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Re: The X in HTML

From: Lachlan Cannon <luminosity@members.evolt.org>
Date: Tue, 13 Aug 2002 18:44:41 +1000
Message-ID: <3D58C6F9.2090405@members.evolt.org>
To: www-html@w3.org



Philip TAYLOR [PC335/O-XP] wrote:
> Many thanks, Jonny : so if I understand correctly
> (after an admittedly brief reading), the underlying
> idea is that an XHTML document shall always be statically
> parseable for validity by reference to the DTD, whereas 
> with the "Xtensibility through macros" idea which I was 
> postulating, parsing for validity wouldn't be possible until 
> after all macros had been expanded (which isn't necessarily
> a finite process).  I can certainly understand the desire
> for static parsability, but on the other hand the overheads
> of creating a custom DTD will, I suspect, make the
> eXtensibility of XHTML little-used in practice.  Is there
> really no case for a lightweight extensible language which
> would allow the author to use tags of his or her own
> choosing without the need for the formality of a DTD ?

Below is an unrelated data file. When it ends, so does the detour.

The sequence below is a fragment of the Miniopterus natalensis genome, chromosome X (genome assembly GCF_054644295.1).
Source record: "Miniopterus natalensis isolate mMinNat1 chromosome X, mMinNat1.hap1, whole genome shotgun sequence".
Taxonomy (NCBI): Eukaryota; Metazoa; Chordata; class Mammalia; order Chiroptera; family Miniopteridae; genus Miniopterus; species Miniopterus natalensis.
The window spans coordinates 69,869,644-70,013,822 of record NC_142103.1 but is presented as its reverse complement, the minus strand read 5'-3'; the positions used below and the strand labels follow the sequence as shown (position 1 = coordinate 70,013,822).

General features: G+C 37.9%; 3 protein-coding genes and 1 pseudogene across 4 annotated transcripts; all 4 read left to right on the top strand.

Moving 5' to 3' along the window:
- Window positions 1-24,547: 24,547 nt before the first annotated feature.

Please correct me if I'm wrong, but I believe the point of the set-up 
being this way is so that

a) markup tags are well thought out before being implemented -- you'd
want to have your tags well thought out before modifying the dtd, to
prevent having to do it again.

b) everyone and their dog won't go out and make up random, and in a
lot of cases pointless tags, and overlapping ones with different names.
Why would you spend 5 hours creating a DTD integrating animalML with
XHTML when someone else has done it? Re-use of DTDs saves bandwidth
(assuming they're cached), effort, time, and it means that applications
don't have to be developed for 1000s of different formats -- one of the
points of XML is saving the costs of transferring data between different
incompatible formats.

A barrier to entry is nearly always a good thing, as long as it's not 
too big. By creating this barrier to entry, documents won't be littered 
with meaningless, or stupid tags (eg <fUnKyT3xT>, <myC00lstuFF>). People 
who are interested enough to learn how to work with are are more likely 
to consider the semantics of a document.

Again, please correct me if I'm way off here.
-- 
Lach
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Received on Tuesday, 13 August 2002 04:45:26 GMT

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